Jewish Students at Stanford

Jewish at Stanford, Stanford Jewish Community, Stanford and Jewish Students

Anti-Semitism has no place at Stanford or any other university on this planet (photo credit: King of Hearts).

We don’t believe that every college campus is welcoming towards Jewish students and that, of course, we believe is unacceptable in 2015. It would have been unacceptable to us fifty years ago, too. But we didn’t have a college admissions blog fifty years ago. Nobody had any sort of blog. We’ve written before about universities that are despicably unwelcoming towards Jewish students. Hello, the University of California, Irvine. While we don’t write much about UCI on the pages of our college admissions blog because, frankly, UCI isn’t a highly selective college and is thus undeserving of our attention, we will call them out for doing very little to address the hotbed of anti-Semitism that is the UCI campus. It is despicable. We would love to see the university removed from the UC system entirely. But that likely won’t happen anytime soon.

But nobody reads our college admissions blog to read about the University of California, Irvine. Let’s get real. You’re here to read what we have to say about Stanford as it relates to students of the Jewish faith. Well, there is an article in “The New York Times” that focuses on a Stanford student who was running for student council…only to encounter what she believes to be anti-Semitism. According to the piece on Stanford in “The New York Times” by Jennifer Medina, “The debate over what constitutes anti-Semitism has spilled into Stanford University’s student government election, with a Jewish student claiming that she was asked how her Judaism affects her view of divestment from Israel, morphing what was a contest about campus issues into a fierce discussion on identity and loyalties. Like other candidates, Molly Horwitz, a junior from Milwaukee, was eager to receive an endorsement from the Students of Color Coalition, an umbrella group that has helped dozens win seats in the student senate. Ms. Horwitz, who was adopted from Paraguay, wrote extensively in her application about navigating both Jewish and Latino circles. Like many other students, she had paid close attention to the campus debate over divestment earlier this year.”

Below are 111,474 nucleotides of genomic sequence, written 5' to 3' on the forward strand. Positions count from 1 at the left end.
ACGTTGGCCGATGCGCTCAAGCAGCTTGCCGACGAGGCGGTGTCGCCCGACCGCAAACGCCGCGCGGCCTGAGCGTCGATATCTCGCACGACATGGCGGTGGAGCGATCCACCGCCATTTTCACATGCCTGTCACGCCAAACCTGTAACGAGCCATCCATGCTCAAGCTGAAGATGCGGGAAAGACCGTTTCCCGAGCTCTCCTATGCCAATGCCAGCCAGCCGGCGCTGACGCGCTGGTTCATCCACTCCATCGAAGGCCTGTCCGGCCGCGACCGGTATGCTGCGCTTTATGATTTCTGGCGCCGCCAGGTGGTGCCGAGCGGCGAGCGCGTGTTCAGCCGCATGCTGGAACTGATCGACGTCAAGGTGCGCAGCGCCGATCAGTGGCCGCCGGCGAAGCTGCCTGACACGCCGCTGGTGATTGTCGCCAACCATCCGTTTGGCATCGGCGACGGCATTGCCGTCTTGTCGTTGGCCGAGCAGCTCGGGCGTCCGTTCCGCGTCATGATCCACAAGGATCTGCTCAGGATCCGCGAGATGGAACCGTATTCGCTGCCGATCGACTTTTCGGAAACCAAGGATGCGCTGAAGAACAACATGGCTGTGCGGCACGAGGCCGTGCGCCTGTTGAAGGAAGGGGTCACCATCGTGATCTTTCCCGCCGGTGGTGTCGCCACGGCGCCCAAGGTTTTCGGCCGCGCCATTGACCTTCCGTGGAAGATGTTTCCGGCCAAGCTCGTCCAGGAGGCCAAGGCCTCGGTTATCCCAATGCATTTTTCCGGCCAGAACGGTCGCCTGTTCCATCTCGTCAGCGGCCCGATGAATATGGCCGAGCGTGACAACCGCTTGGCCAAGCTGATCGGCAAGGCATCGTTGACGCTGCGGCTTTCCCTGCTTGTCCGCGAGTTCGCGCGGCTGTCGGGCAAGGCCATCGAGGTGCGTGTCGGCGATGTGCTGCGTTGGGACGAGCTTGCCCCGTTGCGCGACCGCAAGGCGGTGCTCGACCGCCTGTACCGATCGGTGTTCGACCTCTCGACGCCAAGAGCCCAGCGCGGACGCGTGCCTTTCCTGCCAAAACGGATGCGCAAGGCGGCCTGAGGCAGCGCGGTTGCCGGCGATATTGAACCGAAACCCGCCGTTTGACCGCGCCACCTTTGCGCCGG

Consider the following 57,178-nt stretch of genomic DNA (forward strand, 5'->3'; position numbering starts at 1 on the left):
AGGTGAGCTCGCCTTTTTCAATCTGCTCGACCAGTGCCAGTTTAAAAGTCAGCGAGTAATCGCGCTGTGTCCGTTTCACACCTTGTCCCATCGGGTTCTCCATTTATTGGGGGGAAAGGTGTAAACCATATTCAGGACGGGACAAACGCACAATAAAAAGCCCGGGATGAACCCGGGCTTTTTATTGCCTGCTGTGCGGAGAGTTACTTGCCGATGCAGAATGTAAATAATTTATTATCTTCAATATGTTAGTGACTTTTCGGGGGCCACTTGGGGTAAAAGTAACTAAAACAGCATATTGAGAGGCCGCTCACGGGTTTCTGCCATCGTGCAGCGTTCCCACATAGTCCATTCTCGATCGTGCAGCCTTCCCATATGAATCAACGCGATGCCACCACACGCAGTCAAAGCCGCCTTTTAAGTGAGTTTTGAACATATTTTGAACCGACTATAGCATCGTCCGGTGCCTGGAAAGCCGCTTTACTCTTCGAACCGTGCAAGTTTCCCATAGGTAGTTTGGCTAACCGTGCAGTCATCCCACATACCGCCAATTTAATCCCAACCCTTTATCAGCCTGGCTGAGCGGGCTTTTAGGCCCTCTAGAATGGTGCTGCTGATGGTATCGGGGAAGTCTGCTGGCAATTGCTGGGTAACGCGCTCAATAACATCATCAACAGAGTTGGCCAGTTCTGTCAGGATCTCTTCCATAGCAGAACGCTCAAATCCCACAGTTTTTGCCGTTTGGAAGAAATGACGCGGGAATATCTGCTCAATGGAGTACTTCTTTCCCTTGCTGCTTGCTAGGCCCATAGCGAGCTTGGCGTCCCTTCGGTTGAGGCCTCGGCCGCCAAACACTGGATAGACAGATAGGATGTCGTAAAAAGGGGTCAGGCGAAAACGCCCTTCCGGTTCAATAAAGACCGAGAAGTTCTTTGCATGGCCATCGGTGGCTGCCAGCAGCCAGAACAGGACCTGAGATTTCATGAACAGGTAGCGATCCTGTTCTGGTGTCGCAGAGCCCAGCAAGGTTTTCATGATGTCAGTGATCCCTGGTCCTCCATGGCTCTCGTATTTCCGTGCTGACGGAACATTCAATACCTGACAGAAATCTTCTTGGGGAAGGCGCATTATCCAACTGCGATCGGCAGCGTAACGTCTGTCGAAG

We have no idea why issues such as divestment from Israel comes up in a student council debate. We would think the student council would be focused on candy machines, student activities, and matters related directly to Stanford. It is beyond us how the issue of Israel would even come up in such a debate, even though we did read that the student council addressed issues related to Israel the previous year. Do we think this is anti-Semitism? We’re not sure. We’d like to think not. But we’re not sure. The fact is that it’s inappropriate to ask an African American student a question such as, “As an African American, where do you stand on the issue of reparations from slavery times?” As such, it should be inappropriate to ask a Jewish student a question like the one she allegedly was asked at Stanford. Anti-Semitism has no place at Stanford and it has no place at any other university around the world.


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